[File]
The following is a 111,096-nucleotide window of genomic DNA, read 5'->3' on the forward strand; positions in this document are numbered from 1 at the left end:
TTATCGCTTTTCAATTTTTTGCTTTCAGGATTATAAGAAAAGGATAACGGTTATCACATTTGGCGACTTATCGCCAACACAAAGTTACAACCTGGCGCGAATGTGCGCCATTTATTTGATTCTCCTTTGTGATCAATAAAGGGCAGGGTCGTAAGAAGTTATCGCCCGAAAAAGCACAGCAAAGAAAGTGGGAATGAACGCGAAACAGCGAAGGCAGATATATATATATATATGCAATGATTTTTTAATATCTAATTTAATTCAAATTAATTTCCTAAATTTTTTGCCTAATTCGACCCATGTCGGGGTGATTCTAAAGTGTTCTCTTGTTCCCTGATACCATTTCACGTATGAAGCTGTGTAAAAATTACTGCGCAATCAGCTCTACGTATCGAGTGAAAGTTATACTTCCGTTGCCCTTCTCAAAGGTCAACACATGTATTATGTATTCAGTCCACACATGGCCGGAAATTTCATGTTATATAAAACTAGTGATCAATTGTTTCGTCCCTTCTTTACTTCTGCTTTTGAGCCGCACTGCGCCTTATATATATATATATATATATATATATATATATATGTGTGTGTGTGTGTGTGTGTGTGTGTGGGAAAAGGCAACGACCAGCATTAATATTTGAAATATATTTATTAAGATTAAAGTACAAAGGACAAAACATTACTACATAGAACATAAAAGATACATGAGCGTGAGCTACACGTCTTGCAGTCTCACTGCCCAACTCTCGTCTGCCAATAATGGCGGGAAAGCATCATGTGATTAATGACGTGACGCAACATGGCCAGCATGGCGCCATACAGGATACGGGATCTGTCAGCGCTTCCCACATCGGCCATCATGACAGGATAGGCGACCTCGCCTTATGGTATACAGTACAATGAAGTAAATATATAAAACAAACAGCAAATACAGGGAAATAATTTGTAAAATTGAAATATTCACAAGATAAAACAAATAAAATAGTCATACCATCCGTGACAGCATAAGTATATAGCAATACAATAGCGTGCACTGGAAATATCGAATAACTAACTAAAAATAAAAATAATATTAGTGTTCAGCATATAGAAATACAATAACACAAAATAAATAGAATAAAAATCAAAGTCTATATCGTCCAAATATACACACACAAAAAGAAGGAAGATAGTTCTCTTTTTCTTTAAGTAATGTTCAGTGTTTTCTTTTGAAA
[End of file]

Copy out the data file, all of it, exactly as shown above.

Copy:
The following is a 111,096-nucleotide window of genomic DNA, read 5'->3' on the forward strand; positions in this document are numbered from 1 at the left end:
TTATCGCTTTTCAATTTTTTGCTTTCAGGATTATAAGAAAAGGATAACGGTTATCACATTTGGCGACTTATCGCCAACACAAAGTTACAACCTGGCGCGAATGTGCGCCATTTATTTGATTCTCCTTTGTGATCAATAAAGGGCAGGGTCGTAAGAAGTTATCGCCCGAAAAAGCACAGCAAAGAAAGTGGGAATGAACGCGAAACAGCGAAGGCAGATATATATATATATATGCAATGATTTTTTAATATCTAATTTAATTCAAATTAATTTCCTAAATTTTTTGCCTAATTCGACCCATGTCGGGGTGATTCTAAAGTGTTCTCTTGTTCCCTGATACCATTTCACGTATGAAGCTGTGTAAAAATTACTGCGCAATCAGCTCTACGTATCGAGTGAAAGTTATACTTCCGTTGCCCTTCTCAAAGGTCAACACATGTATTATGTATTCAGTCCACACATGGCCGGAAATTTCATGTTATATAAAACTAGTGATCAATTGTTTCGTCCCTTCTTTACTTCTGCTTTTGAGCCGCACTGCGCCTTATATATATATATATATATATATATATATATATATGTGTGTGTGTGTGTGTGTGTGTGTGTGGGAAAAGGCAACGACCAGCATTAATATTTGAAATATATTTATTAAGATTAAAGTACAAAGGACAAAACATTACTACATAGAACATAAAAGATACATGAGCGTGAGCTACACGTCTTGCAGTCTCACTGCCCAACTCTCGTCTGCCAATAATGGCGGGAAAGCATCATGTGATTAATGACGTGACGCAACATGGCCAGCATGGCGCCATACAGGATACGGGATCTGTCAGCGCTTCCCACATCGGCCATCATGACAGGATAGGCGACCTCGCCTTATGGTATACAGTACAATGAAGTAAATATATAAAACAAACAGCAAATACAGGGAAATAATTTGTAAAATTGAAATATTCACAAGATAAAACAAATAAAATAGTCATACCATCCGTGACAGCATAAGTATATAGCAATACAATAGCGTGCACTGGAAATATCGAATAACTAACTAAAAATAAAAATAATATTAGTGTTCAGCATATAGAAATACAATAACACAAAATAAATAGAATAAAAATCAAAGTCTATATCGTCCAAATATACACACACAAAAAGAAGGAAGATAGTTCTCTTTTTCTTTAAGTAATGTTCAGTGTTTTCTTTTGAAA